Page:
One final thing that I want to note is that Indiana Rule of Evidence 606(b) allows for more jury impeachment than Federal Rule of Evidence 606(b). As was made clear by the Supreme Court in Tanner v. United States, 483 U.S. 107 (1987), Federal Rule of Evidence 606(b) does not allow for jury impeachment through testimony about drug and/or alcohol use by jurors. Conversely, Indiana Rule of Evidence 606(b) clearly allows for juror impeachment through testimony about "drug or alcohol use by any juror."
Monday, July 7, 2008
That Other Blue Book: Maine Bankruptcy Court Rules That Kelley Blue Book Evidence Is Admissible under Rule 803(17)
The recent opinion of the United States Bankruptcy Court for the District of Maine in In re Young, 2008 WL 2619960 (D. Me. 2008), reveals that courts typically allow for the admission of evidence from the Kelley Blue Book pursuant to Federal Rule of Evidence 803(17). In Young, Bradley and Denise Young had separate Chapter 13 cases pending under joint administration, and Camelot Homes, Inc. held an identical undisputed claim in each case secured by a judgment lien. Camelot asserted that its claims were secured by certain real property, the debtors' residence, and four vehicles (a Honda, a Ford, a Dodge, and a BMW), while Bradley claimed that the vehicles were exempt property.
In support of his argument, Bradley claimed that his opinion of the "fair market value and replacement value" of each vehicle was:
The court found that:
"If Bradley's opinions are accepted as accurate reflections of replacement value, Camelot's claim will not be secured by the Honda and the Ford because the value of each of those vehicles would be consumed by an allowed exemption. The same will be true for the Dodge if the tools of trade exemption is allowed. Similarly, the BMW could be beyond the reach of Camelot's lien because the record shows a prior lien on that vehicle in the amount of $19,061.83."
The court then reserved its decision on this issue until it held a further evidentiary hearing. It did, however, note that while Bradley's opinions on fair market value were based upon the Kelley Blue Book website, this fact did not render his testimony inadmissible hearsay because evidence from the Blue Book is admissible pursuant to Federal Rule of Evidence 803(17), which allows for the admission of "[m]arket quotations, tabulations, lists, directories, or other published compilations, generally used and relied upon by the public or by persons in particular occupations" as an exception to the rule against hearsay. As support for this conclusion, the court cited to two bankruptcy cases reaching similar conclusions, and my own research indicates that other courts have reached similar conclusions even in non-bankruptcy cases. See, e.g., United States v. Meo, 1994 WL 12340 at *7 (9th Cir. 1994).
Looking at the Advisory Committee Note to Rule 803(17), this seems to me to be the correct ruling because the Committee indicated that "[t]he basis of trustworthiness" for such evidence "is general reliance by the public or by a particular segment of it, and the motivation of the compiler to foster reliance by being accurate." It seems clear that both the car buying public and car dealers/sellers rely upon the Blue Book, with its compiler motivated to be accurate lest such reliance be undermined.
That said, I wasn't sure that what I saw as subjective Blue Book valuations could be considered as reliable as objective compilations such as phone books or market reports. In looking at the FAQ on Kelly's site, though, I see that, inter alia, the New Car Blue Book Value reflects a vehicle's actual selling price and is based on tens of thousands of recent real sales transactions from auto dealers across the United States. The New Car Blue Book Value is not calculated or based on a proprietary formula; instead it is derived from actual new vehicle sales and extensive knowledge of the marketplace." That makes the valuations seem a bit more objective to me, but it still seems to me that there is enough subjectivity to render their admissibility under Federal Rule of Evidence 803(17) questionable. Are there any readers/car experts who want to weigh in?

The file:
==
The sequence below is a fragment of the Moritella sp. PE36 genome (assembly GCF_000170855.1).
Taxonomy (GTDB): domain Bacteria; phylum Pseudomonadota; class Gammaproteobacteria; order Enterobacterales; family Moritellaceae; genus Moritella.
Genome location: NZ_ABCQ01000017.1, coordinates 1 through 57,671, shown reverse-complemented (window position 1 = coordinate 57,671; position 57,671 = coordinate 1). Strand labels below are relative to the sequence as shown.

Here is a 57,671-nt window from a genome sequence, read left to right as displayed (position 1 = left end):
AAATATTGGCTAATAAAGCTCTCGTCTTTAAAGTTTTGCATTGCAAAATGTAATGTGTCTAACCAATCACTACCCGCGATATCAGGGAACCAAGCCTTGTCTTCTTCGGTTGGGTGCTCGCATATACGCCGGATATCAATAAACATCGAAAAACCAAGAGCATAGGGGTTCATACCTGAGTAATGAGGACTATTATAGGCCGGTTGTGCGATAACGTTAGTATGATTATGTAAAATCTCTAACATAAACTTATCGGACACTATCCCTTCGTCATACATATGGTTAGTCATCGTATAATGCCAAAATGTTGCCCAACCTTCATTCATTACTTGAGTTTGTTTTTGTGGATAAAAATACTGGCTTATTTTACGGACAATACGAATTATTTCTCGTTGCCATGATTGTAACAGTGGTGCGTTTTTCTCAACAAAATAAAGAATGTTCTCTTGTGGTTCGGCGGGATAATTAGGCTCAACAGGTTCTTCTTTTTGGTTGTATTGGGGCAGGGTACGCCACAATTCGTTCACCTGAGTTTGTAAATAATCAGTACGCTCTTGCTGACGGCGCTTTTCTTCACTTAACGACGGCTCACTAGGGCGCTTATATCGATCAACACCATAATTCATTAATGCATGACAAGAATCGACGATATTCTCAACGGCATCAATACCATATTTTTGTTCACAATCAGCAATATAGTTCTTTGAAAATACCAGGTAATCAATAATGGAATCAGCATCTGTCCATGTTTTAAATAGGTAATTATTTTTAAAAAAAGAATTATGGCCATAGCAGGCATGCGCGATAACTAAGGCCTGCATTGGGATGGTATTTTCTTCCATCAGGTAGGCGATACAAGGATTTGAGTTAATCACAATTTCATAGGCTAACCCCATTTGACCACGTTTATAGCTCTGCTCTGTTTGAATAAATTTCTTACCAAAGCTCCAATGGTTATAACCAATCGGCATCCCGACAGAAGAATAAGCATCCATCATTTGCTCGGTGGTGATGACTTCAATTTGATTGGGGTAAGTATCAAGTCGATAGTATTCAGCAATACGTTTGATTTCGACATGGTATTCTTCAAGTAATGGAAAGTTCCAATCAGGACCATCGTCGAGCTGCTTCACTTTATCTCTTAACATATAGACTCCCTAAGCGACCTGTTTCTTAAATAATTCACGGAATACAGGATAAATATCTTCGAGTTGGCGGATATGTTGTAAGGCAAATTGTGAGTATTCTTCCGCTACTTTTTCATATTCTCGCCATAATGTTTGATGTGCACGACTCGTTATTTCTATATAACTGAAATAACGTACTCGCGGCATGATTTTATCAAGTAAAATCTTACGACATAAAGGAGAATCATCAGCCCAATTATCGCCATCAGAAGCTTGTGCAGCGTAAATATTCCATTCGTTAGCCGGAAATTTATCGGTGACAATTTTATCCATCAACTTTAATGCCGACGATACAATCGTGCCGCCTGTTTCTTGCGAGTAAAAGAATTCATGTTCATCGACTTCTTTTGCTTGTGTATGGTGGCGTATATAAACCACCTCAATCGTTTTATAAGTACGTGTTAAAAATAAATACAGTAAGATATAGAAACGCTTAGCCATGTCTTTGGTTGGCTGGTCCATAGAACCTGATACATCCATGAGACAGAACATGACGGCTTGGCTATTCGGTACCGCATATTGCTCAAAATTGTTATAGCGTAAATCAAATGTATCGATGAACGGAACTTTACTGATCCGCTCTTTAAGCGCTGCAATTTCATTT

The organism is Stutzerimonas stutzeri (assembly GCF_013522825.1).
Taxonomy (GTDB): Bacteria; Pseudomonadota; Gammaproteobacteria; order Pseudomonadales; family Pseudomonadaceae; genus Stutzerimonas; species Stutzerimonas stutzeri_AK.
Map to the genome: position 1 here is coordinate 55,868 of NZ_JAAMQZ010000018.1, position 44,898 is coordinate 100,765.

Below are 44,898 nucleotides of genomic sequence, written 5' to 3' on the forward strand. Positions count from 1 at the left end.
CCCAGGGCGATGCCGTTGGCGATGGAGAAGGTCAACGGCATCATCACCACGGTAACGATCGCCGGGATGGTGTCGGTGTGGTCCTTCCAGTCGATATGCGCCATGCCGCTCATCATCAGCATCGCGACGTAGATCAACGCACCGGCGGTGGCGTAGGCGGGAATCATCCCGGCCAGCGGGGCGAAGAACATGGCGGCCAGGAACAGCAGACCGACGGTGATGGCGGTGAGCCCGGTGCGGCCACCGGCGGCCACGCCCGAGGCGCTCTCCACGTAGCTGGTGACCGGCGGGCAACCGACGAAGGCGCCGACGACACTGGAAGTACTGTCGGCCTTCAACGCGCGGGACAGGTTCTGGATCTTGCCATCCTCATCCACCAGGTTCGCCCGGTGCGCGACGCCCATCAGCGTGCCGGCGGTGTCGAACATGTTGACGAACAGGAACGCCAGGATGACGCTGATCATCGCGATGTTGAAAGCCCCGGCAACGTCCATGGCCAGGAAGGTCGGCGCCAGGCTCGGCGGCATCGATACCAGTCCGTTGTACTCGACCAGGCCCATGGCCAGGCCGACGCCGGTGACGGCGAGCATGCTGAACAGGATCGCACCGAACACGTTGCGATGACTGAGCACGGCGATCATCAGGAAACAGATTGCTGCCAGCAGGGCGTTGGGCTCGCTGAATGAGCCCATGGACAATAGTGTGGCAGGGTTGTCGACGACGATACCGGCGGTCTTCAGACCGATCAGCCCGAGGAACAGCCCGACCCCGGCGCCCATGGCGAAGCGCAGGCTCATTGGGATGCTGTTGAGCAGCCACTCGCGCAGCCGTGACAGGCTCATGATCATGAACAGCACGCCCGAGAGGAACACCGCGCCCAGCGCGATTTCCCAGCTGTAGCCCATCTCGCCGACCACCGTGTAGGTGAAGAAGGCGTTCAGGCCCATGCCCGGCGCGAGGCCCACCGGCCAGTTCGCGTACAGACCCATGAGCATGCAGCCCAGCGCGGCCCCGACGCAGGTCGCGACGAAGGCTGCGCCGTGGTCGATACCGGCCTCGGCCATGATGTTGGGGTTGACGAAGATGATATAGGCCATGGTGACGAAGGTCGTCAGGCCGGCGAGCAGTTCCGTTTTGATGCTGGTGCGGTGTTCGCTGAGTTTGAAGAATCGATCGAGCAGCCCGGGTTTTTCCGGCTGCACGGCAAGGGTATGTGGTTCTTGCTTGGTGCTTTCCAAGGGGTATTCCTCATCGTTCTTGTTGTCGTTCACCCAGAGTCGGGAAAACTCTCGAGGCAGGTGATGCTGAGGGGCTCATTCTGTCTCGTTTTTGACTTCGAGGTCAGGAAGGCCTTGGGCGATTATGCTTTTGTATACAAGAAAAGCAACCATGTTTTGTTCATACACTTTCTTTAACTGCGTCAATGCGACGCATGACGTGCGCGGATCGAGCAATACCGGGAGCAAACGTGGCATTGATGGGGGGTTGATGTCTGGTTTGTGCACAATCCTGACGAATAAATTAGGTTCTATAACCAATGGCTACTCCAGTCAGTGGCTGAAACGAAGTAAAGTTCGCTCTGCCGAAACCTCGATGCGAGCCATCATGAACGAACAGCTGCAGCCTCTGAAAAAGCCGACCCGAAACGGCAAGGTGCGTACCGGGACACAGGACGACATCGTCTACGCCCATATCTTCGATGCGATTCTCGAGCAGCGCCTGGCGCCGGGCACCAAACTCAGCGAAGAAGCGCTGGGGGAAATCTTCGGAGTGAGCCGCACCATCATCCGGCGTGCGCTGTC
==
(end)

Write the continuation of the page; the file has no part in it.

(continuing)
Sunday, July 6, 2008
In a jarring turn of events, an Arkansas man charged with raping a seven year old girl agreed to a plea bargain after the alleged victim broke down on the witness stand for the second time. Sixty-two year-old Jerry Don Foster was charged with raping a seven year-old girl at the Searcy livestock auction. The initial claim of Foster's attorney was that he was incompetent to stand trial, but the judge denied the motion on the basis of psychiatric evaluations performed on him. The case then proceeded to a preliminary hearing in April, where the alleged victim began to render testimony against Foster; however, she was soon overcome by emotions and was unable to continue.
In another pretrial hearing this Tuesday, though, the prosecution apparently caught a break: the judge ruled that a statement made by the alleged victim to a third party in the wake of the assault would be admissible at trial pursuant to Arkansas Rule of Evidence 803(2), the excited utterance exception to the rule against hearsay. That ruling, however, was soon called into jeopardy when the alleged victim attempted to testify at the same hearing, but again was overcome by emotion. Thereafter, Foster accepted a plea bargain under which he pleaded guilty to the lesser charge of sexual assault and was sentenced to 20 years incarceration.
At first, I thought that the plea bargain resulted from the prosecution realizing that it should offer Foster a deal because the alleged victim's reluctance to testify could have made it difficult to secure a verdict against Foster (and it could have invalidated the court's excited utterance ruling if the court deemed the statement "testimonial"). As it turns out, it was Foster who instigated the deal, with Deputy Prosecutor Phyllis Hendrix indicating that "[Foster] pleaded guilty to the reduced charge to save the family and the child the trauma of a jury trial."